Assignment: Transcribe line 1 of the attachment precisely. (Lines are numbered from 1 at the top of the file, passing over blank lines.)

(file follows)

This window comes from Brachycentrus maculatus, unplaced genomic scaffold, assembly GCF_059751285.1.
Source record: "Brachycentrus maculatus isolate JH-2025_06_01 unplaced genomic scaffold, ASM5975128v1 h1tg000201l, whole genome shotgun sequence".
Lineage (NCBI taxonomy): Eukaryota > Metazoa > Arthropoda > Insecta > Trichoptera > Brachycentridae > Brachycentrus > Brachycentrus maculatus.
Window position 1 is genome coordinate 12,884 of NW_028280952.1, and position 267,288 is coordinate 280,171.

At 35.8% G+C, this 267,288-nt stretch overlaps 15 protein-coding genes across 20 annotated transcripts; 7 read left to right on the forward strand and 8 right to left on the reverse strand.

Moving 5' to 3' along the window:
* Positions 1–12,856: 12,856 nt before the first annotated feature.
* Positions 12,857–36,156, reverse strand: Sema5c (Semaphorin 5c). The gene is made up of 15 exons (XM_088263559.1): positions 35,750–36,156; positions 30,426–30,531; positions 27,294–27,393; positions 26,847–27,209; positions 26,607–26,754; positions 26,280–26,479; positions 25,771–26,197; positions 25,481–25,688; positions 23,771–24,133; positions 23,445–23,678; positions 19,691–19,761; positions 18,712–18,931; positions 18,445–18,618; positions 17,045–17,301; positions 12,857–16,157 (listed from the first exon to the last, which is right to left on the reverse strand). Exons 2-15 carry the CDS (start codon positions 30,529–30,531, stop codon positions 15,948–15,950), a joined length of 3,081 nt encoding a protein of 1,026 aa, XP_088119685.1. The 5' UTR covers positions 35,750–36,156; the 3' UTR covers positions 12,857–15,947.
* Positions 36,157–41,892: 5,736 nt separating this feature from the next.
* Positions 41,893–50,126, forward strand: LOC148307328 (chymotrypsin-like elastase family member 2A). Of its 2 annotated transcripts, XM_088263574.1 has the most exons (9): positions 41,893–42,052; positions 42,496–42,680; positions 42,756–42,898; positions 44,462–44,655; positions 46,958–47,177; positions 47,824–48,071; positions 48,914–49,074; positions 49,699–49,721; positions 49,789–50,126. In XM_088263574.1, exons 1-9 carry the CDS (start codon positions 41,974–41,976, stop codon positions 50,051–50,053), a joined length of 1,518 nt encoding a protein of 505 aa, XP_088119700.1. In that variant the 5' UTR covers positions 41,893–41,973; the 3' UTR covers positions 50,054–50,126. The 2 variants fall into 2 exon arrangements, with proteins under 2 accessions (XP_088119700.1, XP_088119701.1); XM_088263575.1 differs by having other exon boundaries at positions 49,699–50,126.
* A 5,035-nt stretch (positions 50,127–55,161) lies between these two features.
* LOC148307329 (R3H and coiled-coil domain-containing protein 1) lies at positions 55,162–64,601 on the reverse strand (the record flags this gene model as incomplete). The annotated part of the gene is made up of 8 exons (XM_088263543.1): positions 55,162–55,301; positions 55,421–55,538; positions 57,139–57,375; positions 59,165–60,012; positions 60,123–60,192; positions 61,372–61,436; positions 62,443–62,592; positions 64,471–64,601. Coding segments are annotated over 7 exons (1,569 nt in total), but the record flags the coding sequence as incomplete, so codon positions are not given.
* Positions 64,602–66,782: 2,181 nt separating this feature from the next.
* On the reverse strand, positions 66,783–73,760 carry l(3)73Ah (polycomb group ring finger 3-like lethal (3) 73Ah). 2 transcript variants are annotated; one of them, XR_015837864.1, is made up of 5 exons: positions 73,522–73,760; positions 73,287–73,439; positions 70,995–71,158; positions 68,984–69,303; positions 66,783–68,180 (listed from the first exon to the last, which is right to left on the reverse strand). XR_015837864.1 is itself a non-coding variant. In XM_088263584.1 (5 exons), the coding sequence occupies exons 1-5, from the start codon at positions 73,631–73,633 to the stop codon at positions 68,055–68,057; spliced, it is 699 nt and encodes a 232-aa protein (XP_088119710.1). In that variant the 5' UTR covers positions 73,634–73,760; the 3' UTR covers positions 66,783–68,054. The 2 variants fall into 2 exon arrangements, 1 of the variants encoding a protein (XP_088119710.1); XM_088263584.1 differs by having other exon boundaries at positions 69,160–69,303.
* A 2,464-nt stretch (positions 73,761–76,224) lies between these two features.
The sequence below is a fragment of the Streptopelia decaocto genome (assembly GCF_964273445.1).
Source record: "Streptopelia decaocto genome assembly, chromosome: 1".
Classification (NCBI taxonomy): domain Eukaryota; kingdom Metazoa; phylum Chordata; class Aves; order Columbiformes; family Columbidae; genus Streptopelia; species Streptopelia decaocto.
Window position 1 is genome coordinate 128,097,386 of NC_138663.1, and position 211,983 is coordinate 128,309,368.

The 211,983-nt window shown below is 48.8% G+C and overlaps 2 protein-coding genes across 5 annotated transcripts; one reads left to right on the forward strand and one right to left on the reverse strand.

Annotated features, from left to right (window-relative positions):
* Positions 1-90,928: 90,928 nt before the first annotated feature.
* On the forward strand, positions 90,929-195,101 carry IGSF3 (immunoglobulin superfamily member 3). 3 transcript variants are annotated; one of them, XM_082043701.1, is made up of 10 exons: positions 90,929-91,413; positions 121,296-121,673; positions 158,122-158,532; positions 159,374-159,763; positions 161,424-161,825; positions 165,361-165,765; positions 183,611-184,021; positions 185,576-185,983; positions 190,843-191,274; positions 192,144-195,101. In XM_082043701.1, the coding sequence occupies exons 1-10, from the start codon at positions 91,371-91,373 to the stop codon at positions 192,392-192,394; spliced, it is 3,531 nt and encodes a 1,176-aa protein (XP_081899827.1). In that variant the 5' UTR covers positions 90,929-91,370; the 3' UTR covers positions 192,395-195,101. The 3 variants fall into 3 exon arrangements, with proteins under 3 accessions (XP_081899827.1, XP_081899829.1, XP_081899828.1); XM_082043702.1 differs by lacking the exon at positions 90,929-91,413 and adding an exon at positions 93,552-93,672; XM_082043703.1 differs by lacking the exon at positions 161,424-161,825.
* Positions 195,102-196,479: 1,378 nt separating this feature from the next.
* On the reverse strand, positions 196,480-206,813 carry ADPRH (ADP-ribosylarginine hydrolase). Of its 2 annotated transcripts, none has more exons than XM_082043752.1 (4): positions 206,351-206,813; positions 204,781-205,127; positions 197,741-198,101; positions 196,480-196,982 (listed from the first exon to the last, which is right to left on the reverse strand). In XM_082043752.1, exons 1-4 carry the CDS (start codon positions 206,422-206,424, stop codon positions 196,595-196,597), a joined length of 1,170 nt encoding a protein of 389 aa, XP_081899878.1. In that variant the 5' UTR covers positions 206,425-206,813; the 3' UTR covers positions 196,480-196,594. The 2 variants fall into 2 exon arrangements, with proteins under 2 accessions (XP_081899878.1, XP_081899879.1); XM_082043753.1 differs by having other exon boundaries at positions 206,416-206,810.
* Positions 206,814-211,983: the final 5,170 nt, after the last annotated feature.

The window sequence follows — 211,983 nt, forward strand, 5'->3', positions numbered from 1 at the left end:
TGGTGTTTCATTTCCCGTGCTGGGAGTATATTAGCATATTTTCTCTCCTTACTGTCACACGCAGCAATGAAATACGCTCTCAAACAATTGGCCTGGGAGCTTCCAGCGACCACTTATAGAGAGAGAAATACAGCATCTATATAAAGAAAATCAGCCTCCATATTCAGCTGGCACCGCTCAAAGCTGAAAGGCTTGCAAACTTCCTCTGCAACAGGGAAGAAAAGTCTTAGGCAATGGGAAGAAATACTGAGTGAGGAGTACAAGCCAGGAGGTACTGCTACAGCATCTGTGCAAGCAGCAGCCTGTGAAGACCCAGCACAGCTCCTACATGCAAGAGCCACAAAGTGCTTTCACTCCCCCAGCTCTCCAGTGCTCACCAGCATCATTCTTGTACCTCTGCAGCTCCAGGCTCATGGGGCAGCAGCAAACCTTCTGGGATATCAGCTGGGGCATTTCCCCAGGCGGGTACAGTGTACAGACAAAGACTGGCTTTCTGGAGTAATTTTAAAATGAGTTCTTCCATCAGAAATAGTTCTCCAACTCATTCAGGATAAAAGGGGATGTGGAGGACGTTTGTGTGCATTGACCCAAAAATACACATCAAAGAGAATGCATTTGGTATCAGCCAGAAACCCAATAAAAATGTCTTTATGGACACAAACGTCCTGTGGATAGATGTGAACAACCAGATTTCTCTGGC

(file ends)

This window comes from Brachycentrus maculatus, unplaced genomic scaffold, assembly GCF_059751285.1.